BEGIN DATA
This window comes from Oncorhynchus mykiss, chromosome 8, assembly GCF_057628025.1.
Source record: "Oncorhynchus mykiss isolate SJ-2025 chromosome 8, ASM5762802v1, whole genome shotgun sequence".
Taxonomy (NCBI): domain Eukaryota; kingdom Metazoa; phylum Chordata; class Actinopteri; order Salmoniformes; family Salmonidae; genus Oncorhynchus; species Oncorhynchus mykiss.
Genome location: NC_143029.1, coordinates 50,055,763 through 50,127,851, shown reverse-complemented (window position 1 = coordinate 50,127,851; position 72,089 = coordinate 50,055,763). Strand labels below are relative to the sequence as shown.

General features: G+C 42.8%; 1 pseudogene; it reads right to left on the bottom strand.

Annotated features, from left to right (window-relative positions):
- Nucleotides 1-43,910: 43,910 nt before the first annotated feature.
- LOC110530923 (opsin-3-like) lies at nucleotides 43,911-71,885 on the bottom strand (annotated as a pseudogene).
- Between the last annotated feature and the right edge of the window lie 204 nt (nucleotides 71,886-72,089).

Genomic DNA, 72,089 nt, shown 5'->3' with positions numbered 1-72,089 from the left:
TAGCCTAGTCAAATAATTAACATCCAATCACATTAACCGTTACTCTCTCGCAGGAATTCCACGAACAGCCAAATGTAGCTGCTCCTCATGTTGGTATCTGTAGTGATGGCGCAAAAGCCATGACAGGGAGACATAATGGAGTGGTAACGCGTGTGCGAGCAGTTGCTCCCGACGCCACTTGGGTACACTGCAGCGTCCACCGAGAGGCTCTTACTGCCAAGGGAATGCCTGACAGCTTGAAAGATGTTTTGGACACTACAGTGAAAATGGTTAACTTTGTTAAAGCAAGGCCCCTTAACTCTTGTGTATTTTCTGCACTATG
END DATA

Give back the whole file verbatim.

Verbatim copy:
This window comes from Oncorhynchus mykiss, chromosome 8, assembly GCF_057628025.1.
Source record: "Oncorhynchus mykiss isolate SJ-2025 chromosome 8, ASM5762802v1, whole genome shotgun sequence".
Taxonomy (NCBI): domain Eukaryota; kingdom Metazoa; phylum Chordata; class Actinopteri; order Salmoniformes; family Salmonidae; genus Oncorhynchus; species Oncorhynchus mykiss.
Genome location: NC_143029.1, coordinates 50,055,763 through 50,127,851, shown reverse-complemented (window position 1 = coordinate 50,127,851; position 72,089 = coordinate 50,055,763). Strand labels below are relative to the sequence as shown.

General features: G+C 42.8%; 1 pseudogene; it reads right to left on the bottom strand.

Annotated features, from left to right (window-relative positions):
- Nucleotides 1-43,910: 43,910 nt before the first annotated feature.
- LOC110530923 (opsin-3-like) lies at nucleotides 43,911-71,885 on the bottom strand (annotated as a pseudogene).
- Between the last annotated feature and the right edge of the window lie 204 nt (nucleotides 71,886-72,089).

Genomic DNA, 72,089 nt, shown 5'->3' with positions numbered 1-72,089 from the left:
TAGCCTAGTCAAATAATTAACATCCAATCACATTAACCGTTACTCTCTCGCAGGAATTCCACGAACAGCCAAATGTAGCTGCTCCTCATGTTGGTATCTGTAGTGATGGCGCAAAAGCCATGACAGGGAGACATAATGGAGTGGTAACGCGTGTGCGAGCAGTTGCTCCCGACGCCACTTGGGTACACTGCAGCGTCCACCGAGAGGCTCTTACTGCCAAGGGAATGCCTGACAGCTTGAAAGATGTTTTGGACACTACAGTGAAAATGGTTAACTTTGTTAAAGCAAGGCCCCTTAACTCTTGTGTATTTTCTGCACTATG